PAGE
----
No matter how much you might will it, Francisco Repilado, aka Compay Segundo, is dead. However the juggernaut of Warner Brothers music seems to think that there are fans clamoring for more versions of "Chan Chan," and there must be, hence this further installment of his music, recorded on two discs, one titled CLUBS 1995-6, the other THEATRES 1998-9. (The CLUBS disc wouldn't work in my regular CD player, being some kind of new-fangled "advanced" CD, so I had to play it in my TV's DVD player.) The set list is different from what you find on GRACIAS COMPAY, but his vocals are still shaky (this being the end of his career). However never-can-say-goodbye Compay fans will snap this up particularly because the CLUBS set is a good intimate live recording with banter. Personally I love this kind of chamber music: two acoustic guitars, bass, and percussion with harmony vocals doing son and guajira classics. I don't mind that the repertoire hasn't changed much in 60 years, because the songs of Miguel Matamoros -- "El Paralitico," "Son de la Loma," and "El Tren" -- always sound fresh. In the CLUBS Compay and his boys are just giving it their all for a small crowd of about 50 lucky listeners. The rapport is immediate, the minor glitches, flat notes and flubbed leads, don't detract. Compay as always speaks better than he sings and his guitar playing is muffed but endearing. The THEATRES set is very well recorded and features a larger ensemble, including the twin clarinets we encountered on the GRACIAS COMPAY album. But the Buena Vista hoopla had hit and Compay had slowed down. The repertoire is portentious, more self-consciously aware of history. Almost the whole of the second disc overlaps the GRACIAS COMPAY release. The band take things at a stately pace and his voice is a lot weaker, making the whole set much more tentative. This compilation is interesting but only the first disc is compelling. I wish they had issued it separately. So let's hear it, one more time, for the great Compay!!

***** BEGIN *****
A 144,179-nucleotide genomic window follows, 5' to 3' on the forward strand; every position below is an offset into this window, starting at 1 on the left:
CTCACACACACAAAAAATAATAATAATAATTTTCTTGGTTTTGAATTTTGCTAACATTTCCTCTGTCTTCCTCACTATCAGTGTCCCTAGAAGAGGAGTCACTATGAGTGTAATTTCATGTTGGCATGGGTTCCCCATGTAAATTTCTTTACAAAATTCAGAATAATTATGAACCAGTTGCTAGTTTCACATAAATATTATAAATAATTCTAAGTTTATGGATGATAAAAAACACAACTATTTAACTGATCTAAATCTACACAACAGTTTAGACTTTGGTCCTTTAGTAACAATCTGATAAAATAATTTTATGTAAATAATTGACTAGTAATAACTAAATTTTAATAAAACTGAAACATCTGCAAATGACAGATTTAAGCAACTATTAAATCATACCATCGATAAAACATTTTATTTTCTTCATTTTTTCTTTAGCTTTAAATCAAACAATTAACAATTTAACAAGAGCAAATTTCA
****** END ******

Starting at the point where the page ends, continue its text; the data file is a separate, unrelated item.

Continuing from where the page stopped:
Benny Moré, "the legendary idol of the Cuban people", had a voice equal to the great American singers like Nat "King" Cole or Sam Cooke. His Gigantic Band pioneered a smooth kind of instrumental backing that echoes the work of Nelson Riddle and the American big bands in the Swinging Sinatra era & influenced every subsequent band in Cuba and Puerto Rico. I've often thought the way Sinatra's voice would hover then swoop to catch up to the band must have come from his seeing Benny Moré in Havana in the days of mobsters and casinos. Moré is so much a legend that I was astounded once to meet someone who had seen him perform. How can that be? I asked since the person was my own age. Apparently Moré's popularity was so great he would give Saturday matinee concerts for working women and mothers who couldn't catch his night-club act. My acquaintance was then a little boy running around in the large dark nightclub in the afternoon while his mother stood entranced before the stage.